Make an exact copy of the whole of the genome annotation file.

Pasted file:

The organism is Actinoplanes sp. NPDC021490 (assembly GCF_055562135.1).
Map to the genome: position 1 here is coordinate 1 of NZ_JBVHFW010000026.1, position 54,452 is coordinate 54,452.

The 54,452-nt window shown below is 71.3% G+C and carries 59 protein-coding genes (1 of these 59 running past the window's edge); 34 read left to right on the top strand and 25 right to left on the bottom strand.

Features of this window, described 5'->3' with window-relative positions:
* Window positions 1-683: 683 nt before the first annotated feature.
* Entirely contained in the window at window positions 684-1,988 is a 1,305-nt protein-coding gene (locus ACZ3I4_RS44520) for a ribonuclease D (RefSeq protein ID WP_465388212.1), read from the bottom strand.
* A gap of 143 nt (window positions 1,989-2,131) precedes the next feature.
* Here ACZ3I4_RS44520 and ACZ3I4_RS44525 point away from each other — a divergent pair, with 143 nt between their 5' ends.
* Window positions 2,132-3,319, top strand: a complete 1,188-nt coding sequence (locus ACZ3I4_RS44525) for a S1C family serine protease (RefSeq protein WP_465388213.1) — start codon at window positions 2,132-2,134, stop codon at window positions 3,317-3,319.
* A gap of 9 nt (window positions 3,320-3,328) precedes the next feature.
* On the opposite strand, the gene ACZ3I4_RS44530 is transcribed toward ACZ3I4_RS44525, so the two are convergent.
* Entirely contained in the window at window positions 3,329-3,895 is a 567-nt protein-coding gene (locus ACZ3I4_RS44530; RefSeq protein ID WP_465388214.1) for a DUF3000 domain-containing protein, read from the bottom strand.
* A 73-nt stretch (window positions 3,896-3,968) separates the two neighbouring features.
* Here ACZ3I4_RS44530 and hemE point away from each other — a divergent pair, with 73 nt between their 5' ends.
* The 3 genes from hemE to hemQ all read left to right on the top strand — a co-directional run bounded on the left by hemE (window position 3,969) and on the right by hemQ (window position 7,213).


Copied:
The organism is Actinoplanes sp. NPDC021490 (assembly GCF_055562135.1).
Map to the genome: position 1 here is coordinate 1 of NZ_JBVHFW010000026.1, position 54,452 is coordinate 54,452.

The 54,452-nt window shown below is 71.3% G+C and carries 59 protein-coding genes (1 of these 59 running past the window's edge); 34 read left to right on the top strand and 25 right to left on the bottom strand.

Features of this window, described 5'->3' with window-relative positions:
* Window positions 1-683: 683 nt before the first annotated feature.
* Entirely contained in the window at window positions 684-1,988 is a 1,305-nt protein-coding gene (locus ACZ3I4_RS44520) for a ribonuclease D (RefSeq protein ID WP_465388212.1), read from the bottom strand.
* A gap of 143 nt (window positions 1,989-2,131) precedes the next feature.
* Here ACZ3I4_RS44520 and ACZ3I4_RS44525 point away from each other — a divergent pair, with 143 nt between their 5' ends.
* Window positions 2,132-3,319, top strand: a complete 1,188-nt coding sequence (locus ACZ3I4_RS44525) for a S1C family serine protease (RefSeq protein WP_465388213.1) — start codon at window positions 2,132-2,134, stop codon at window positions 3,317-3,319.
* A gap of 9 nt (window positions 3,320-3,328) precedes the next feature.
* On the opposite strand, the gene ACZ3I4_RS44530 is transcribed toward ACZ3I4_RS44525, so the two are convergent.
* Entirely contained in the window at window positions 3,329-3,895 is a 567-nt protein-coding gene (locus ACZ3I4_RS44530; RefSeq protein ID WP_465388214.1) for a DUF3000 domain-containing protein, read from the bottom strand.
* A 73-nt stretch (window positions 3,896-3,968) separates the two neighbouring features.
* Here ACZ3I4_RS44530 and hemE point away from each other — a divergent pair, with 73 nt between their 5' ends.
* The 3 genes from hemE to hemQ all read left to right on the top strand — a co-directional run bounded on the left by hemE (window position 3,969) and on the right by hemQ (window position 7,213).